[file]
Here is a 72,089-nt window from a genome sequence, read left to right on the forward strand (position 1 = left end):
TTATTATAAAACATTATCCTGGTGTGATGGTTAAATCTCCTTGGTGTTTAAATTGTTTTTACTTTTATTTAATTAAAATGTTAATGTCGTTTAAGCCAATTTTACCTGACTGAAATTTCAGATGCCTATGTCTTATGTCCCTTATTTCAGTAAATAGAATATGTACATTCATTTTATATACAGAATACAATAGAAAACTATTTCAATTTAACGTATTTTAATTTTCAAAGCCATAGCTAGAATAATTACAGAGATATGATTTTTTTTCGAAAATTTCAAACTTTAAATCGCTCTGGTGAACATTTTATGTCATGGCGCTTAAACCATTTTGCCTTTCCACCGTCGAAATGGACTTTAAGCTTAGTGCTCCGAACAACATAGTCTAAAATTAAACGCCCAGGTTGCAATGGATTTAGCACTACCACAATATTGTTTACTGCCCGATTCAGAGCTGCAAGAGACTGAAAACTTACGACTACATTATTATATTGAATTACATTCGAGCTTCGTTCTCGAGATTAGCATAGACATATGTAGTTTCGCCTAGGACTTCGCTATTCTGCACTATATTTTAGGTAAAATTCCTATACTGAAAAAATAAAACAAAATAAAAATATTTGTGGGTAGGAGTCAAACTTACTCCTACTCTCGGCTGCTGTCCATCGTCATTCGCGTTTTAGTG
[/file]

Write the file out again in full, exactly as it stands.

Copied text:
Here is a 72,089-nt window from a genome sequence, read left to right on the forward strand (position 1 = left end):
TTATTATAAAACATTATCCTGGTGTGATGGTTAAATCTCCTTGGTGTTTAAATTGTTTTTACTTTTATTTAATTAAAATGTTAATGTCGTTTAAGCCAATTTTACCTGACTGAAATTTCAGATGCCTATGTCTTATGTCCCTTATTTCAGTAAATAGAATATGTACATTCATTTTATATACAGAATACAATAGAAAACTATTTCAATTTAACGTATTTTAATTTTCAAAGCCATAGCTAGAATAATTACAGAGATATGATTTTTTTTCGAAAATTTCAAACTTTAAATCGCTCTGGTGAACATTTTATGTCATGGCGCTTAAACCATTTTGCCTTTCCACCGTCGAAATGGACTTTAAGCTTAGTGCTCCGAACAACATAGTCTAAAATTAAACGCCCAGGTTGCAATGGATTTAGCACTACCACAATATTGTTTACTGCCCGATTCAGAGCTGCAAGAGACTGAAAACTTACGACTACATTATTATATTGAATTACATTCGAGCTTCGTTCTCGAGATTAGCATAGACATATGTAGTTTCGCCTAGGACTTCGCTATTCTGCACTATATTTTAGGTAAAATTCCTATACTGAAAAAATAAAACAAAATAAAAATATTTGTGGGTAGGAGTCAAACTTACTCCTACTCTCGGCTGCTGTCCATCGTCATTCGCGTTTTAGTG